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Article: High glucose causes dysfunction of the human glomerular endothelial glycocalyx

TitleHigh glucose causes dysfunction of the human glomerular endothelial glycocalyx
Authors
Issue Date2011
Citation
American Journal of Physiology - Renal Physiology, 2011, v. 300 n. 1, p. F40-F48 How to Cite?
AbstractThe endothelial glycocalyx is a gel-like layer which covers the luminal side of blood vessels. The glomerular endothelial cell (GEnC) glycocalyx is composed of proteoglycan core proteins, glycosaminoglycan (GAG) chains, and sialoglycoproteins and has been shown to contribute to the selective sieving action of the glomerular capillary wall. Damage to the systemic endothelial glycocalyx has recently been associated with the onset of albuminuria in diabetics. In this study, we analyze the effects of high glucose on the biochemical structure of the GEnC glycocalyx and quantify functional changes in its protein-restrictive action. We used conditionally immortalized human GEnC. Proteoglycans were analyzed by Western blotting and indirect immunofluorescence. Biosynthesis of GAG was analyzed by radiolabeling and quantified by anion exchange chromatography. FITC-albumin was used to analyze macromolecular passage across GEnC monolayers using an established in vitro model. We observed a marked reduction in the biosynthesis of GAG by the GEnC under high-glucose conditions. Further analysis confirmed specific reduction in heparan sulfate GAG. Expression of proteoglycan core proteins remained unchanged. There was also a significant increase in the passage of albumin across GEnC monolayers under high-glucose conditions without affecting interendothelial junctions. These results reproduce changes in GEnC barrier properties caused by enzymatic removal of heparan sulfate from the GEnC glycocalyx. They provide direct evidence of high glucose-induced alterations in the GEnC glycocalyx and demonstrate changes to its function as a protein-restrictive layer, thus implicating glycocalyx damage in the pathogenesis of proteinuria in diabetes. Copyright © 2011 the American Physiological Society.
Persistent Identifierhttp://hdl.handle.net/10722/195493
ISSN
2008 Impact Factor: 3.89
ISI Accession Number ID

 

DC FieldValueLanguage
dc.contributor.authorSingh, A-
dc.contributor.authorFridén, V-
dc.contributor.authorDasgupta, I-
dc.contributor.authorFoster, RR-
dc.contributor.authorWelsh, GI-
dc.contributor.authorTooke, JE-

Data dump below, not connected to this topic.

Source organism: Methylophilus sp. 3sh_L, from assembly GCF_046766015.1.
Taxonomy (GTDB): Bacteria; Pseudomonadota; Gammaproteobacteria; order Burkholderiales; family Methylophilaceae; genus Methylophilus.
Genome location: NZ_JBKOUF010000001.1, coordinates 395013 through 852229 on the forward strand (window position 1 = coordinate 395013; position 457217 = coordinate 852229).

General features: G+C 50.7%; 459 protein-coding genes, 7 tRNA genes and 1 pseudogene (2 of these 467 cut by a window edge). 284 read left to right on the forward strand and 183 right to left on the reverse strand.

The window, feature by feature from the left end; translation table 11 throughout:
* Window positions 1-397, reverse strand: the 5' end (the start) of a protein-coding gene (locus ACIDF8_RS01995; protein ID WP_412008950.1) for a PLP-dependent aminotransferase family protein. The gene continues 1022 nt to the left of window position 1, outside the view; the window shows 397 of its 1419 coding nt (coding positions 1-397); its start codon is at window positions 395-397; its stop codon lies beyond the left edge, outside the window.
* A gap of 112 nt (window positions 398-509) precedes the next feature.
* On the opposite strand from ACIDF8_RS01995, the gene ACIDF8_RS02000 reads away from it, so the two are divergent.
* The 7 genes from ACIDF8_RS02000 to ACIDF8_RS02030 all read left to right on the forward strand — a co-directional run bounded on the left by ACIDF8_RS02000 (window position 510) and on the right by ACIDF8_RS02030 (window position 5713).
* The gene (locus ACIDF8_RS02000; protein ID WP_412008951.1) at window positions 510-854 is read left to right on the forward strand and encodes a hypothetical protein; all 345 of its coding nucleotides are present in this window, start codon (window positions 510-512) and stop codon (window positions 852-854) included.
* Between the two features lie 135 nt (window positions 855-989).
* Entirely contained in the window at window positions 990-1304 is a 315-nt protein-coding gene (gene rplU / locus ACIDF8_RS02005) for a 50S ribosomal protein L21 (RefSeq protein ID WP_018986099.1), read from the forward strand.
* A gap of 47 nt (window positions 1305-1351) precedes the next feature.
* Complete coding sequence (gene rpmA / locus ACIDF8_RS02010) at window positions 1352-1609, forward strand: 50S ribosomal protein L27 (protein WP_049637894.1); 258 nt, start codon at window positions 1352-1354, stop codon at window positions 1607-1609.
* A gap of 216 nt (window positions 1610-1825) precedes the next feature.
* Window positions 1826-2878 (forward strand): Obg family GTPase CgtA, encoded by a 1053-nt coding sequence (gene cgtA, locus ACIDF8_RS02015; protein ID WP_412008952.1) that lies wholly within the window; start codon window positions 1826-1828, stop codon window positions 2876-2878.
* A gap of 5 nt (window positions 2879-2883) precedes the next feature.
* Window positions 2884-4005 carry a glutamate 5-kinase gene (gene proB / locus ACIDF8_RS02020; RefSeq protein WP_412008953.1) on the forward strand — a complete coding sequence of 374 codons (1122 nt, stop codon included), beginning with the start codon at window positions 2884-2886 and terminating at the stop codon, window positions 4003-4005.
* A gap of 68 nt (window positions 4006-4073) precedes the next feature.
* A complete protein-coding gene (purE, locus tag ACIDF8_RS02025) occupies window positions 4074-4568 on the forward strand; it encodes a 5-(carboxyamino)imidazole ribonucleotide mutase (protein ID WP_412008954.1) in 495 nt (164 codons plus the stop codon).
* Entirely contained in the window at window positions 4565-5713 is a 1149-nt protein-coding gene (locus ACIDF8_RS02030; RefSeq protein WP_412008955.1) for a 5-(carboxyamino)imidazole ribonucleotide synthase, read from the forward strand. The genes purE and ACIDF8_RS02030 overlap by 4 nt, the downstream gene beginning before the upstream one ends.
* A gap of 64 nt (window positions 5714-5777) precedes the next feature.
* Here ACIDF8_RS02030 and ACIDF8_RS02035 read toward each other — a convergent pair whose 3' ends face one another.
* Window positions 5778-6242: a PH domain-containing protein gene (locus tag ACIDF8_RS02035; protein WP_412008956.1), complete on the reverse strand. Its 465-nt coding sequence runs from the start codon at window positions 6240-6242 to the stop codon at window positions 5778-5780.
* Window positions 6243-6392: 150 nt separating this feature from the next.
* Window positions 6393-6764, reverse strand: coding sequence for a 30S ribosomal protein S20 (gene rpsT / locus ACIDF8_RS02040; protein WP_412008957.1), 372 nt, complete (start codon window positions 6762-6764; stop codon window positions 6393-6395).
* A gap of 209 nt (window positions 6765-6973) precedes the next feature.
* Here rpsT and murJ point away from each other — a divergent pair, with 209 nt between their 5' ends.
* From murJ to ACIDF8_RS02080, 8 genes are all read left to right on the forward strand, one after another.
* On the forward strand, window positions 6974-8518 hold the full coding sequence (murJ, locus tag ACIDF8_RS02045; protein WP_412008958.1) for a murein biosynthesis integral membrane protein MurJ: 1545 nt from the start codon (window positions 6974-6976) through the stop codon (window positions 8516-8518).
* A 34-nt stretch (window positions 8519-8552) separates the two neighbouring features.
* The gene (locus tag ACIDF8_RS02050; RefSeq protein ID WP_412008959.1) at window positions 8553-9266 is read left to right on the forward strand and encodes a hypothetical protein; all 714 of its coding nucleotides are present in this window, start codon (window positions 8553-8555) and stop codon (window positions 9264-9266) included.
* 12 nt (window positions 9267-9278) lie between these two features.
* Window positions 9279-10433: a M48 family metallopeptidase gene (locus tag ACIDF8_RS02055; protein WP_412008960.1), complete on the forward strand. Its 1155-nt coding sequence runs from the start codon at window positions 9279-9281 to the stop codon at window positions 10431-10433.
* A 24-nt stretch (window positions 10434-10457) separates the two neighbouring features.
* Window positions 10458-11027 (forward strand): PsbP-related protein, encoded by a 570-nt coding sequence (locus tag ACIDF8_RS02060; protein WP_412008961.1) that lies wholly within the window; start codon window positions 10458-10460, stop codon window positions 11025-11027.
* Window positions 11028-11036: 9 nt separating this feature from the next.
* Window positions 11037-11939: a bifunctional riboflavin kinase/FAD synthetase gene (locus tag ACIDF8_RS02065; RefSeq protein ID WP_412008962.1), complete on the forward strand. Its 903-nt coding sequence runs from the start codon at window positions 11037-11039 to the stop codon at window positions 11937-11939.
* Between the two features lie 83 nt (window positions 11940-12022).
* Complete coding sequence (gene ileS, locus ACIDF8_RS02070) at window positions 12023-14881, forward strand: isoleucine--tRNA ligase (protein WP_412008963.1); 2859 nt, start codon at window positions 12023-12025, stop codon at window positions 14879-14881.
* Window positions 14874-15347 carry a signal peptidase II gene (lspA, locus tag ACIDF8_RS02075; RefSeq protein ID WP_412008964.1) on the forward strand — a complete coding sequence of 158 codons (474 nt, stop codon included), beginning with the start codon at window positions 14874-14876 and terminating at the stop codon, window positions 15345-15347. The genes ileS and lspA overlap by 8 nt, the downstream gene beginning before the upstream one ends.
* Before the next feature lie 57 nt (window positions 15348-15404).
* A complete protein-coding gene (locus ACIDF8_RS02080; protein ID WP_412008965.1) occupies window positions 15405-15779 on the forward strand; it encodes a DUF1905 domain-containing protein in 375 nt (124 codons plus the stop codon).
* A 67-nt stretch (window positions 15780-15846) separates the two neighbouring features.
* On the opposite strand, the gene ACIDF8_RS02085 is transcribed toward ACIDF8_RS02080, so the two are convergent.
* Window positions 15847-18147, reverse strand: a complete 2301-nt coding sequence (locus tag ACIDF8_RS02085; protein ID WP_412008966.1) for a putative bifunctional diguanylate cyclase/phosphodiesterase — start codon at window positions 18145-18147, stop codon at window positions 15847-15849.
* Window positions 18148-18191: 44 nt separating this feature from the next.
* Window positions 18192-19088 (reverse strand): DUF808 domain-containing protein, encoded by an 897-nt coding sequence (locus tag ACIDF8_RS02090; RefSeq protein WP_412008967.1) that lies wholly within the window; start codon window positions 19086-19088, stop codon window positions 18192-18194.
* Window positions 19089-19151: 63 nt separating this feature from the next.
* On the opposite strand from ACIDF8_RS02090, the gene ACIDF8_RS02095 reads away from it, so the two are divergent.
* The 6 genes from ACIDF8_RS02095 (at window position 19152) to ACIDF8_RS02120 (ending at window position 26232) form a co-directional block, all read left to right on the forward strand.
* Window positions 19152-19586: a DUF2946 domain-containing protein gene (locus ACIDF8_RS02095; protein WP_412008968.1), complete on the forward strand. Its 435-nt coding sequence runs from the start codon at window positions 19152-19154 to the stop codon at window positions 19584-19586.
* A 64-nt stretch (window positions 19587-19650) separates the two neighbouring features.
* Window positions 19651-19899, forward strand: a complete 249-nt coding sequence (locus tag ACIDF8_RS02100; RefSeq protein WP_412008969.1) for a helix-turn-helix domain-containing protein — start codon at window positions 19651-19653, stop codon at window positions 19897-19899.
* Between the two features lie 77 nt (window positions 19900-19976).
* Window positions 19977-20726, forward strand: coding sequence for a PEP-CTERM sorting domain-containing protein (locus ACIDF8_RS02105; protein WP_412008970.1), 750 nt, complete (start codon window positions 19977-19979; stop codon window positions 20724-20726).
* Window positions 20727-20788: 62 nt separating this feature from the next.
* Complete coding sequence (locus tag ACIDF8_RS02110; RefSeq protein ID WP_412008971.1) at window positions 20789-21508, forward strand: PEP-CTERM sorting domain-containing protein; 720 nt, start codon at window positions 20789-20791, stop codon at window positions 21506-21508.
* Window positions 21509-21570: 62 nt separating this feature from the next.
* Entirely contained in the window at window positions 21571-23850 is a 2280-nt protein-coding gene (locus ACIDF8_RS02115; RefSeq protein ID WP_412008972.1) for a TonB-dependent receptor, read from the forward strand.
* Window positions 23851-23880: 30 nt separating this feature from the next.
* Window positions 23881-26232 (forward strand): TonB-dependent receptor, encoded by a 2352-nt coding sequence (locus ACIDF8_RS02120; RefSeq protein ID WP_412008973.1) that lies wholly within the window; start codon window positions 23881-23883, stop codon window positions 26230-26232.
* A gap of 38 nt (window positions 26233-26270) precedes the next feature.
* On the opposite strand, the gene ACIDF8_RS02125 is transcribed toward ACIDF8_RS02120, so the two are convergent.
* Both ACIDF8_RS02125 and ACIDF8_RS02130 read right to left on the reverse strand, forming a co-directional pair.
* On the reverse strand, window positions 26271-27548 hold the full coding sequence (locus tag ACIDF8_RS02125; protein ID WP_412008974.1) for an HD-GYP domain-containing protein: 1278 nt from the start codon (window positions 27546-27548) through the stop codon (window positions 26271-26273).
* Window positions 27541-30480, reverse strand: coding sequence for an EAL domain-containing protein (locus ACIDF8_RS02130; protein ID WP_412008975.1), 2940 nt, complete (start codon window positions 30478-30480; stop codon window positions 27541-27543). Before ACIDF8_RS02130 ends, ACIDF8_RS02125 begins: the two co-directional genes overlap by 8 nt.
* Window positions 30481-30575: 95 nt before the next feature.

dc.contributor.authorHaraldsson, B-
dc.contributor.authorMathieson, PW-
dc.contributor.authorSatchell, SC-
dc.date.accessioned2014-02-28T06:12:14Z-
dc.date.available2014-02-28T06:12:14Z-
dc.date.issued2011-
dc.identifier.citationAmerican Journal of Physiology - Renal Physiology, 2011, v. 300 n. 1, p. F40-F48-
dc.identifier.issn0363-6127-
dc.identifier.urihttp://hdl.handle.net/10722/195493-
dc.description.abstractThe endothelial glycocalyx is a gel-like layer which covers the luminal side of blood vessels. The glomerular endothelial cell (GEnC) glycocalyx is composed of proteoglycan core proteins, glycosaminoglycan (GAG) chains, and sialoglycoproteins and has been shown to contribute to the selective sieving action of the glomerular capillary wall. Damage to the systemic endothelial glycocalyx has recently been associated with the onset of albuminuria in diabetics. In this study, we analyze the effects of high glucose on the biochemical structure of the GEnC glycocalyx and quantify functional changes in its protein-restrictive action. We used conditionally immortalized human GEnC. Proteoglycans were analyzed by Western blotting and indirect immunofluorescence. Biosynthesis of GAG was analyzed by radiolabeling and quantified by anion exchange chromatography. FITC-albumin was used to analyze macromolecular passage across GEnC monolayers using an established in vitro model. We observed a marked reduction in the biosynthesis of GAG by the GEnC under high-glucose conditions. Further analysis confirmed specific reduction in heparan sulfate GAG. Expression of proteoglycan core proteins remained unchanged. There was also a significant increase in the passage of albumin across GEnC monolayers under high-glucose conditions without affecting interendothelial junctions. These results reproduce changes in GEnC barrier properties caused by enzymatic removal of heparan sulfate from the GEnC glycocalyx. They provide direct evidence of high glucose-induced alterations in the GEnC glycocalyx and demonstrate changes to its function as a protein-restrictive layer, thus implicating glycocalyx damage in the pathogenesis of proteinuria in diabetes. Copyright © 2011 the American Physiological Society.-
dc.languageeng-
dc.relation.ispartofAmerican Journal of Physiology - Renal Physiology-
dc.titleHigh glucose causes dysfunction of the human glomerular endothelial glycocalyx-
dc.typeArticle-
dc.description.naturelink_to_subscribed_fulltext-
dc.identifier.doi10.1152/ajprenal.00103.2010-
dc.identifier.pmid20980411-
dc.identifier.scopuseid_2-s2.0-78651323207-
dc.identifier.volume300-
dc.identifier.issue1-
dc.identifier.spageF40-
dc.identifier.epageF48-
dc.identifier.isiWOS:000285964000005-

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